Once, there were rumors that Apple devices were virtually hack-free. However, recently, a string of attacks on iOS devices seem to disprove that theory.
Now, security experts have discovered a security flaw in iOS 8 that combines with a Wi-Fi exploit that will not just crash your phone, but cause it to crash and restart over and over, making it unusable.
Mobile security firm Skycure discovered the flaw, which makes your iOS devices vulnerable to SSL certificates when the phone connects to an exploited Wi-Fi connection.
What makes this a particularly bad flaw is that most apps require a SSL certificate, which basically means that they've secured their connection so that your device knows that it's using something by a trusted party. Also, AT&T phones automatically connect to any Wi-Fi network called "attwifi."
Anyone can set up an exploited Wi-Fi connection and name it "attwifi," including those with malevolent plans. So, the exploit works like this: when your iPhone or iPad automatically connects to an exploited network called "attwifi," your phone crashes and then restarts and repeats the whole cycle, becoming completely unusable. Even worse, once the device starts the cycle, there's nothing you can do.
"The aforementioned is interesting in particular, as it puts the victim's device in an unusable state for as long as the attack impacts a device," writes Skycure on its blog. "Even if victims understand that the attack comes from a Wi-Fi network, they can't disable the Wi-Fi interface in the repeated restart state as shown in the video."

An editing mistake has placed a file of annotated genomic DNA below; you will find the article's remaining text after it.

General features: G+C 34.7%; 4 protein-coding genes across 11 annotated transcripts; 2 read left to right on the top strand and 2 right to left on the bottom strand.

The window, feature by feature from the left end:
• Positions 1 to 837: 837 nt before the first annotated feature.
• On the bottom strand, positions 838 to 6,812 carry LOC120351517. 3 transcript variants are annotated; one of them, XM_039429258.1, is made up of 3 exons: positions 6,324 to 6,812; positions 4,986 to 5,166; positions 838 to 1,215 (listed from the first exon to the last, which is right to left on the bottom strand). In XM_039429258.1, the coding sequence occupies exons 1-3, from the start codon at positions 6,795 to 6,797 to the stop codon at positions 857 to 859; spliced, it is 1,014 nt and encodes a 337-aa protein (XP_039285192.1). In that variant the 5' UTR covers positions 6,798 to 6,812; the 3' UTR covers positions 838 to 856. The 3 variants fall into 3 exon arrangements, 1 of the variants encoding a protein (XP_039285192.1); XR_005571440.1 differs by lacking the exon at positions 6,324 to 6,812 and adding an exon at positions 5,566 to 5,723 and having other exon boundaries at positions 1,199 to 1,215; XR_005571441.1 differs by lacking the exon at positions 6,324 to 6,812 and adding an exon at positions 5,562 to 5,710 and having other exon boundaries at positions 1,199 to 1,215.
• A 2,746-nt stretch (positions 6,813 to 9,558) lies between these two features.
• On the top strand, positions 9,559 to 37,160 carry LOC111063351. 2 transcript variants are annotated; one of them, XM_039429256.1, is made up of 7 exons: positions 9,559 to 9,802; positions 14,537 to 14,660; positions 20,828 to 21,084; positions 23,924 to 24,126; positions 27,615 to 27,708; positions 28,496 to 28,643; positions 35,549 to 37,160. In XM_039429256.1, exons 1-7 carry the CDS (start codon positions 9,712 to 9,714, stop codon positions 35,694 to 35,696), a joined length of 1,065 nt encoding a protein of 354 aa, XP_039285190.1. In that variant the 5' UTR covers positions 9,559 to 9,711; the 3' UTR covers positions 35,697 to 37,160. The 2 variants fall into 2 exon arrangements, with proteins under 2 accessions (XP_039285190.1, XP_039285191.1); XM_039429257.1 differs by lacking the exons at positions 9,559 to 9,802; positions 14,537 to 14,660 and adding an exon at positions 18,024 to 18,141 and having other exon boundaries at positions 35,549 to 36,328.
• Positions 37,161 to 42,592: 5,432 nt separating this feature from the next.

Right now, there's only one way to prevent this happening to your device: turn off Wi-Fi.
Skycure plans on working with Apple to fix this issue, but for now, the company hasn't released any specific details on how the exploit works. However, the company wants all iOS 8 device users to know that their devices are at risk and that they should never trust any free Wi-Fi network. They also recommend that iOS 8 device users upgrade their OS as soon as possible.
As of now, no one has reported an actual attack through this vulnerability, but now that hackers know it exists, it's only a matter of time before someone figures out how to exploit it.
Photo: Håkan Dahlström | Flickr